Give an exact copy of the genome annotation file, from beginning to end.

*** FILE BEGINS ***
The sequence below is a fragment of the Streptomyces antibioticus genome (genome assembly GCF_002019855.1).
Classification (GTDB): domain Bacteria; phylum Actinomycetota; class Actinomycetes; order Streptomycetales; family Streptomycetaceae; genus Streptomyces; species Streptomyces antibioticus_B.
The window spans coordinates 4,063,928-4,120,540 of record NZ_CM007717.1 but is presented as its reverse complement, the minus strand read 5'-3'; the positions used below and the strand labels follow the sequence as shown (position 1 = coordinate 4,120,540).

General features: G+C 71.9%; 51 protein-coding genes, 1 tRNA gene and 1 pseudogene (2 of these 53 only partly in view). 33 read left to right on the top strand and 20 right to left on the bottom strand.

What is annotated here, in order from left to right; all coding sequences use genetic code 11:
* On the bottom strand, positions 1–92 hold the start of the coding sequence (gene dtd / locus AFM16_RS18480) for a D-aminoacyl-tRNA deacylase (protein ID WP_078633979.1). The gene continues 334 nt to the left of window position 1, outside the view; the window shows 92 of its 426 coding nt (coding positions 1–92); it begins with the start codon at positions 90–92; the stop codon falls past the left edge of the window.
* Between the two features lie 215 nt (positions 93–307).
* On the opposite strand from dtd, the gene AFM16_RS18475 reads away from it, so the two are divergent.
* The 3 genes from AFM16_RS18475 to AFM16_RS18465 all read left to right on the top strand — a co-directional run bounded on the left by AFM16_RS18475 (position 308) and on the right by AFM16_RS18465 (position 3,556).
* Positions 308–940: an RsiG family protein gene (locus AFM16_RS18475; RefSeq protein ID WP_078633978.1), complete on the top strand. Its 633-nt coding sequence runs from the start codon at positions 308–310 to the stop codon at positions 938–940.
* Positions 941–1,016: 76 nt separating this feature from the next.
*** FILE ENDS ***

The sequence below is a fragment of the Streptomyces antibioticus genome (genome assembly GCF_002019855.1).
Classification (GTDB): domain Bacteria; phylum Actinomycetota; class Actinomycetes; order Streptomycetales; family Streptomycetaceae; genus Streptomyces; species Streptomyces antibioticus_B.
The window spans coordinates 4,063,928-4,120,540 of record NZ_CM007717.1 but is presented as its reverse complement, the minus strand read 5'-3'; the positions used below and the strand labels follow the sequence as shown (position 1 = coordinate 4,120,540).

General features: G+C 71.9%; 51 protein-coding genes, 1 tRNA gene and 1 pseudogene (2 of these 53 only partly in view). 33 read left to right on the top strand and 20 right to left on the bottom strand.

What is annotated here, in order from left to right; all coding sequences use genetic code 11:
* On the bottom strand, positions 1–92 hold the start of the coding sequence (gene dtd / locus AFM16_RS18480) for a D-aminoacyl-tRNA deacylase (protein ID WP_078633979.1). The gene continues 334 nt to the left of window position 1, outside the view; the window shows 92 of its 426 coding nt (coding positions 1–92); it begins with the start codon at positions 90–92; the stop codon falls past the left edge of the window.
* Between the two features lie 215 nt (positions 93–307).
* On the opposite strand from dtd, the gene AFM16_RS18475 reads away from it, so the two are divergent.
* The 3 genes from AFM16_RS18475 to AFM16_RS18465 all read left to right on the top strand — a co-directional run bounded on the left by AFM16_RS18475 (position 308) and on the right by AFM16_RS18465 (position 3,556).
* Positions 308–940: an RsiG family protein gene (locus AFM16_RS18475; RefSeq protein ID WP_078633978.1), complete on the top strand. Its 633-nt coding sequence runs from the start codon at positions 308–310 to the stop codon at positions 938–940.
* Positions 941–1,016: 76 nt separating this feature from the next.